I will not address these in detail individually but make some general remarks. The LTRPF is primarily a historical law whose influence is felt over a protracted period of time resulting in major periodic crisis but it also is the underlying reason for ‘normal’ periodic recessions. In this sense the law has two aspects.

Marx analysed  the impact of the counter tendencies on the long term operation of the law. As he explains in relation to increasing the exploitation of the working class either through improving productivity or lengthening the working day:

‘This factor does not abolish the general law. But it causes that law to act rather as a tendency, i.e., as a law whose absolute action is checked, retarded, and weakened, by counteracting circumstances’. (Capital Vol III )

Earlier, in relation to the reduction of surplus value embodied in commodities due to accumulation offsetting a fall in the rate of profit by cheapening the cost of both productive and consumer goods he wrote:

‘But in reality, as we have seen, the rate of profit will fall in the long run. In no case does the fall in the price of any individual commodity by itself give a clue to the rate of profit. Everything depends on the magnitude of the total capital expended in its production’. (Capital Vol III )

All other influences act to ‘moderate’ and ‘hamper, retard and partly paralyse’ the fall in the general rate of profit.


‘Thus the law acts only as a tendency. And it is only under certain circumstances and only after long periods that its effects become strikingly pronounced’

Recourse to credit and finance was a particular feature of the neo-liberal boom. There was a huge growth in both consumer and government debt which extended the period of the boom but it did not negate the general law. Thus recourse to what Marx called fictitious capital laid the basis for a sovereign debt and fiscal crisis. This is fictitious i.e. imaginary value, because it is based purely on paper assets, promissory notes on future profits, yet the root of the crisis lay in production and the long term decline in the rate of profit.

The law appears to operate cyclically and governs the onset of recessions. This has been proven in excellent research by José Granados (2012):

‘‘Data on 251 quarters of the U.S. economy show that recessions are preceded by declines in profits. Profits stop growing and start falling four or five quarters before a recession. They strongly recover immediately after the recession. Since investment is to a large extent determined by profitability and investment is a major component of demand, the fall in profits leading to a fall in investment, in turn  to a fall in demand, seems to be a basic mechanism in the causation of recessions.’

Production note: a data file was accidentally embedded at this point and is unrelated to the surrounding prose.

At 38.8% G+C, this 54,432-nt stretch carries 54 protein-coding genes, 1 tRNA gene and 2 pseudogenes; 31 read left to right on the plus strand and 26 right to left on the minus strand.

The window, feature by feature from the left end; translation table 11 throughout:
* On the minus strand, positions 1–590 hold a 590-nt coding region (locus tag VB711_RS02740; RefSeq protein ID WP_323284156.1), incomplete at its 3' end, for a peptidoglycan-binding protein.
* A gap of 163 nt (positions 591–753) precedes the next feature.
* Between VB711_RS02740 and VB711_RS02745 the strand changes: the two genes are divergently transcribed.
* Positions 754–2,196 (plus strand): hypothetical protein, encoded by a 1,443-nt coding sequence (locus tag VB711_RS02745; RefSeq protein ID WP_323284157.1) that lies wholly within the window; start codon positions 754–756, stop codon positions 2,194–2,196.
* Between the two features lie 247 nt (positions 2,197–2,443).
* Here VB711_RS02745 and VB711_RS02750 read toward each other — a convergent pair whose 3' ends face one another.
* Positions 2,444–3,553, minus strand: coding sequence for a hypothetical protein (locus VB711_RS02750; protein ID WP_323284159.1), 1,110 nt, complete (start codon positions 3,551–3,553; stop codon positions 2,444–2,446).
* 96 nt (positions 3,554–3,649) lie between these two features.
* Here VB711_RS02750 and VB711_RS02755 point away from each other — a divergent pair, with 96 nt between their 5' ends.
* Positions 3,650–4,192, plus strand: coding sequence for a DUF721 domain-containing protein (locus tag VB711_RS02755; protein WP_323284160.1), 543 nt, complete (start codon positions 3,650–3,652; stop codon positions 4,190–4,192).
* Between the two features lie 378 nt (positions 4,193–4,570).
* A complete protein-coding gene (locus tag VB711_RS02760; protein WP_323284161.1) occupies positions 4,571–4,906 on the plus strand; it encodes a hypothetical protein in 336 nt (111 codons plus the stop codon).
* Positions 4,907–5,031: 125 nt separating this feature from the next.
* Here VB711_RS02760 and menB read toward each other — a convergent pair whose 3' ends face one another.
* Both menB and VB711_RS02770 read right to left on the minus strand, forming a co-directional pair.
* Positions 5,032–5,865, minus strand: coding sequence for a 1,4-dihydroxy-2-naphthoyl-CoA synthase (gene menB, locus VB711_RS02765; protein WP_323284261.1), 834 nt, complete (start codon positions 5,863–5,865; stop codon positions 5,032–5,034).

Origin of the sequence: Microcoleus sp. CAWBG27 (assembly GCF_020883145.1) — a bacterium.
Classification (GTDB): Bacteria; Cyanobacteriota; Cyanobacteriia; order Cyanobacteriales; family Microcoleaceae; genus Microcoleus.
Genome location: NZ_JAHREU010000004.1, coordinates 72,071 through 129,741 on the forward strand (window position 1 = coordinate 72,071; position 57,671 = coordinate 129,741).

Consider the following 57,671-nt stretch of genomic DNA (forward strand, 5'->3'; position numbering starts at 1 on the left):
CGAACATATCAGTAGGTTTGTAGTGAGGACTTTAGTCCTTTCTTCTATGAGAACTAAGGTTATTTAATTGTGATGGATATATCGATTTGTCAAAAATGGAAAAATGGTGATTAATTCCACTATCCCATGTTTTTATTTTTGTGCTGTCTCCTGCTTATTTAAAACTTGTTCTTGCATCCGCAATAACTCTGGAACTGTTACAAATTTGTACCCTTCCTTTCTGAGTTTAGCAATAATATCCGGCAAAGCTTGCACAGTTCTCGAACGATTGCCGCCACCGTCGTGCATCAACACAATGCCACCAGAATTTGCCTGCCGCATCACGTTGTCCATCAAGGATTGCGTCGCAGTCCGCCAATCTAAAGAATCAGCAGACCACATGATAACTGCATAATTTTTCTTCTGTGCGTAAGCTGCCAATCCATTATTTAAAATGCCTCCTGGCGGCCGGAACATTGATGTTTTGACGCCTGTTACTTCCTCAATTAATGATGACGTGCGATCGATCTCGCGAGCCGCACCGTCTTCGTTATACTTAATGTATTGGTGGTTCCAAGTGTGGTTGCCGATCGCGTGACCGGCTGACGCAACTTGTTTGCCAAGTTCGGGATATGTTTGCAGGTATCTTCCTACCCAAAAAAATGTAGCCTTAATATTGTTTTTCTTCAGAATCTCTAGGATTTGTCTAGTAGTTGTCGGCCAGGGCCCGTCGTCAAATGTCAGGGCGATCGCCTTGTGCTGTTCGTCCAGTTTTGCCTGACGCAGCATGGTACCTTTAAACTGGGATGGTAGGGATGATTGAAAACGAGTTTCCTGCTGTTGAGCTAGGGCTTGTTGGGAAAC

Thus we have periodic booms and slumps. Normally there are recessions approximately every eight years or so that are quickly overcome but the process is also cumulative. As accumulation proceeds the historical operation of the law builds up pressure for major generalised crises over a longer timescale. We have seen this in the history of capitalism where there have been four major generalised crises; the Long Depression of the 1870’s, the Great Depression of the 1930’s, the crisis of the 1970’s and todays Long Depression. 

The falling rate of profit is the underlying and indirect force driving these crises all of which have specific and unique features. In some ways this is akin to the movement of the earth’s tectonic plates that build up pressure at fault lines in the earth’s crust eventually causing earthquakes. The LTRPF is exactly like this; an indirect force acting on the dynamics of capitalist development that causes economic earthquakes!

We can actually measure this long term tendency for the rate of profit to fall. Here is the calculation for the decline in the average rate of profit for the US economy by a Marxist economist.

Source: M. Roberts Blogging as a Marxist economist.

The US rate of profit hit a trough in 1982, then neo-liberal policies helped it to recover, peaking in 1997. It should be noted that it was well below the previous high point of the mid 1960’s. Since 1997 the rate of profit has continued a fall in the average rate.